This is an excellent, straight-forward article on PSTD and the psychobiology of memory by Bessel van der Kolk, MD of Harvard Medical School.
In my recovery, I have found it necessary to look at my condition and the causes of it from many perspectives. Understanding the mechanics of PTSD, how it affects brain, mind and body, has been especially helpful. This article helps to clarify the effects and relate them to memory.
Memory is a core challenge in Complex PTSD… how memories surface, what triggers them, the responses they cause, whether they are accessible or not, how they fit into our life’s narrative and how they affect our self image… the connection of memory to C-PTSD is unbreakable.
Recovery does give us better control over how we cope with memories and our reactions to them, but it does not (and perhaps should not) erase them. One interesting point that I take from this article is that “emotional memories last forever”. Accepting this in my recovery means that I can move past the longing to erase these things from my head. Accepting it also means I must take steps to deal with the permanence of my emotional memory.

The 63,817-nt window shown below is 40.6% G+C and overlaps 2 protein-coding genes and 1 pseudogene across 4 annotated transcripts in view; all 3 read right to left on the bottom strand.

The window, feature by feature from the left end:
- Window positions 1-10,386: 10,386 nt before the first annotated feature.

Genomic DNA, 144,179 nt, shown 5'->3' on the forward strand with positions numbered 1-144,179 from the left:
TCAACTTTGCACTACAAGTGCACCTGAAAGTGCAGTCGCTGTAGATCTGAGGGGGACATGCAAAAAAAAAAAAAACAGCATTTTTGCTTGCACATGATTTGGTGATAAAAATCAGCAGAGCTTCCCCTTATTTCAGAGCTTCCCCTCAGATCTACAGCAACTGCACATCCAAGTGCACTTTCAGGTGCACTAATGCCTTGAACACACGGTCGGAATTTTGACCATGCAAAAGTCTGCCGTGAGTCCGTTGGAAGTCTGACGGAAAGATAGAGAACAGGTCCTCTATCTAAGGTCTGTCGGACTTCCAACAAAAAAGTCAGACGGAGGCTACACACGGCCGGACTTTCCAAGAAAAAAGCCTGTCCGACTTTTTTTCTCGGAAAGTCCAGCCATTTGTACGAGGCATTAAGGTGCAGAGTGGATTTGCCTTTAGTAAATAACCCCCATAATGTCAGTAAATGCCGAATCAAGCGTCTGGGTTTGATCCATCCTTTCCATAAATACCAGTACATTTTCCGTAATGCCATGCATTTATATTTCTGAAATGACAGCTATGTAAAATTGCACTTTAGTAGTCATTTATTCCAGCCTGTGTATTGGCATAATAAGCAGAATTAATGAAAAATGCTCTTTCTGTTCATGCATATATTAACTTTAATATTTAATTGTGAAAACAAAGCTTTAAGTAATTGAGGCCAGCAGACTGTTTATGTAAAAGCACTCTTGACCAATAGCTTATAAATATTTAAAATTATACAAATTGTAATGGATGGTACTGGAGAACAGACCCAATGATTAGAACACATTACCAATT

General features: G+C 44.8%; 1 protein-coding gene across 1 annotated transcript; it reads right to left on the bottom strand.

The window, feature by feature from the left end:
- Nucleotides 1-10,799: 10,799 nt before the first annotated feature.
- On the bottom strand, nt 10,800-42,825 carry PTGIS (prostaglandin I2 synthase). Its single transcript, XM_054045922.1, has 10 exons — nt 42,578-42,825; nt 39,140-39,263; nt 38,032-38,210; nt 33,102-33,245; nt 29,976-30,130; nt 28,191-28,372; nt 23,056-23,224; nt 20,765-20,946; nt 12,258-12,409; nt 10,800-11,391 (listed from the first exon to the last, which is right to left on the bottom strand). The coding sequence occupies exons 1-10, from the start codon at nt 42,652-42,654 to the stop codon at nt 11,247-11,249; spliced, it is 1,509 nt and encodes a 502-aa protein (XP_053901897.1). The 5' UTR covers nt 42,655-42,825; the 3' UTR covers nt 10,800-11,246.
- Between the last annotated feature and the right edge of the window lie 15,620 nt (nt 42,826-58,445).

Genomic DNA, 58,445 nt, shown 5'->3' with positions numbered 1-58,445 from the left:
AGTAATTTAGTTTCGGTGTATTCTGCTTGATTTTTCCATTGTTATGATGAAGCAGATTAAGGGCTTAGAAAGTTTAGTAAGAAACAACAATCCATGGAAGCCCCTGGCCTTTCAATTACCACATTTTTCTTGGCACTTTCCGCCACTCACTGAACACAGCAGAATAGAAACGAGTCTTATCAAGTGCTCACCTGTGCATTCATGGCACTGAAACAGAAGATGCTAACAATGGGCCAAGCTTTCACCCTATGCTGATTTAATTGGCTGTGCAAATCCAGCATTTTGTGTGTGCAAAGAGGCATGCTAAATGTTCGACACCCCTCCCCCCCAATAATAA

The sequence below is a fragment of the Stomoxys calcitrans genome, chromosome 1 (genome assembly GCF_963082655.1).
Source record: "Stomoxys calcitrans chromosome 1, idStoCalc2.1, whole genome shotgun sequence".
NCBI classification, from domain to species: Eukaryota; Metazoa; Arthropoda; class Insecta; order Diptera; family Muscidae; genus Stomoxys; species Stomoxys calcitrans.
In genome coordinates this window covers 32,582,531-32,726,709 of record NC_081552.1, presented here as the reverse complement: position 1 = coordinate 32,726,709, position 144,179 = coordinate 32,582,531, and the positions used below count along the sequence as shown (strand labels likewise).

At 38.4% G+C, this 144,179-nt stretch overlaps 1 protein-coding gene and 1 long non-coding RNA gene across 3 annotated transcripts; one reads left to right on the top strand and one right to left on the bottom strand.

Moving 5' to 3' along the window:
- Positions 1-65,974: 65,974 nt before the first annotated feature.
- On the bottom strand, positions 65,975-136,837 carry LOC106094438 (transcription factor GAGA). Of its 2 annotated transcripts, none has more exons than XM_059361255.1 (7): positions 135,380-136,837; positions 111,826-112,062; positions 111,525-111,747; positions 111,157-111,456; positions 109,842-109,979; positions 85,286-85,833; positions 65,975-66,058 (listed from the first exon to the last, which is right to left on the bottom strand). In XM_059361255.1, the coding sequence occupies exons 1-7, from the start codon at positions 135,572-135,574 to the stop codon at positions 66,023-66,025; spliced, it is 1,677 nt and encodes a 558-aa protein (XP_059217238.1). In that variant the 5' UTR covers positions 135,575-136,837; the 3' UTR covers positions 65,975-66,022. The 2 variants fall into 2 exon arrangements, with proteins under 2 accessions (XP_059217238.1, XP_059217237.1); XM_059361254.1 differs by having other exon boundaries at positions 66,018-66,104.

If I take the position that my emotional memories are most often situational, meaning that certain situations or environments trigger them, then I can have a plan to deal with those triggering situations. I can avoid them or I can have a method to manage my feelings and reactions when faced with triggers. My trigger inventory helps me focus pragmatically on the method. It makes me feel more empowered.
One last point to take from this article, which is not explicitly stated. I found hope in this… a practical sort of hope. Understanding the normal, natural functions of psychobiological trauma response and how memory is involved changed my perspective.
I used to think that the loss of certain memories, the uncertainty of not being able to fully, consciously recall all of the traumas of my childhood, was a tragic theft from my mind. Now I see it as something precious, something that biology saw fit to consider…. some things should not be fully present in our minds to torture us, but should be possible in our awareness and responses to protect us.